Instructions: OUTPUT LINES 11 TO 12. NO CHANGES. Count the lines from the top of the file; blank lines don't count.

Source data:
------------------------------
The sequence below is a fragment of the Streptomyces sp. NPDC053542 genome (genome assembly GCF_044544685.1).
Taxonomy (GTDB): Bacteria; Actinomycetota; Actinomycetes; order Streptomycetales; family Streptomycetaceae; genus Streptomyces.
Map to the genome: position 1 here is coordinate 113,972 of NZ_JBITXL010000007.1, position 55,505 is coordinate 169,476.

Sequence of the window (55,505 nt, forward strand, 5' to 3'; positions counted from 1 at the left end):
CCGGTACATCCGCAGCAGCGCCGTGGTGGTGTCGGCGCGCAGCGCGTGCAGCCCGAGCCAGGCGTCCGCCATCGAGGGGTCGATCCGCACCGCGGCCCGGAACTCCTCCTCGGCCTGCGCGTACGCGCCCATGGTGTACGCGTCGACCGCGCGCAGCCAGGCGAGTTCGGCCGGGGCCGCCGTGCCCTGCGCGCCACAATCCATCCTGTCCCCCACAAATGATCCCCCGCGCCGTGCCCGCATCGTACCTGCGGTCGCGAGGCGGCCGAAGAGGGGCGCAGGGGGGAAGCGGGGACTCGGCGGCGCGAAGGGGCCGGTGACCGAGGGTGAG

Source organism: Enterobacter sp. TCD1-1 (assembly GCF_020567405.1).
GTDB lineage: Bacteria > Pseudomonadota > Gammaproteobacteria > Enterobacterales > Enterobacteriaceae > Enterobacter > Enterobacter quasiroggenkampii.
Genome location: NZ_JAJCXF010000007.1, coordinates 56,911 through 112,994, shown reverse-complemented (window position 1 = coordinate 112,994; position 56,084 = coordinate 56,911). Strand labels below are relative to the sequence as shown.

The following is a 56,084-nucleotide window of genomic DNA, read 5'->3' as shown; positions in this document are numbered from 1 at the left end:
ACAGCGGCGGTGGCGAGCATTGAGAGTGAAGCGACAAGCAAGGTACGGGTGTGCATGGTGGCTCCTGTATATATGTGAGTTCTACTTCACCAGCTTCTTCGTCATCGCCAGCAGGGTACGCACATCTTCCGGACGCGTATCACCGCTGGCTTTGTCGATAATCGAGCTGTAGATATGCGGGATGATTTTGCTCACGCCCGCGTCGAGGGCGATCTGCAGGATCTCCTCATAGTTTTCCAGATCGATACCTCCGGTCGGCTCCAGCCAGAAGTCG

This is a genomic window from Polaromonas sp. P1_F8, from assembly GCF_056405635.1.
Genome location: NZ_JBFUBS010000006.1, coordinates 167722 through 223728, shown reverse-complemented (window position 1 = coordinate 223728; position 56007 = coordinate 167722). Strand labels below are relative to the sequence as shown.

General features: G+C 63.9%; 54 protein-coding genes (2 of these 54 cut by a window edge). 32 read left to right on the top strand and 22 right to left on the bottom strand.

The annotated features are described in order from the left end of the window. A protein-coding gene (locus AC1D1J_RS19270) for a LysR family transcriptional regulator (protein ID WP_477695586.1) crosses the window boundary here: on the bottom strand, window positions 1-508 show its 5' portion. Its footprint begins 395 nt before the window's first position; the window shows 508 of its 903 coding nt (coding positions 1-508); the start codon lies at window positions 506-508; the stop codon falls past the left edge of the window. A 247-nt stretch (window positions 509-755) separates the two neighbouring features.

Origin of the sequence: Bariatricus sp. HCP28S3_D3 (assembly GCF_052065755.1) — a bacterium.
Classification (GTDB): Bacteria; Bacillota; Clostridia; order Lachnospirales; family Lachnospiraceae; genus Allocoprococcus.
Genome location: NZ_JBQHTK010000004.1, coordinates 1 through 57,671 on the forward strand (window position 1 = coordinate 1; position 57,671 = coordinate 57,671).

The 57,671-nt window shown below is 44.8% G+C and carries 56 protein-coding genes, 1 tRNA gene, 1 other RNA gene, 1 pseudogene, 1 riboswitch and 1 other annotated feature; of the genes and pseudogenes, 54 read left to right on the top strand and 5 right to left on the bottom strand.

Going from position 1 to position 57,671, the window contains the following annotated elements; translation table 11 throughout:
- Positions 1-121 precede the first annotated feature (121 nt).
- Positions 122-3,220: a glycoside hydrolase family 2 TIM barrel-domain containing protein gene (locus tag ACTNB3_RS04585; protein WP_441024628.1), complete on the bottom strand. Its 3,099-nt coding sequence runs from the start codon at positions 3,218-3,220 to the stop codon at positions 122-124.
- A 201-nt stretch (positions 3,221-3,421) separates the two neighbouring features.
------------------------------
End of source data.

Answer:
This is a genomic window from Polaromonas sp. P1_F8, from assembly GCF_056405635.1.
Genome location: NZ_JBFUBS010000006.1, coordinates 167722 through 223728, shown reverse-complemented (window position 1 = coordinate 223728; position 56007 = coordinate 167722). Strand labels below are relative to the sequence as shown.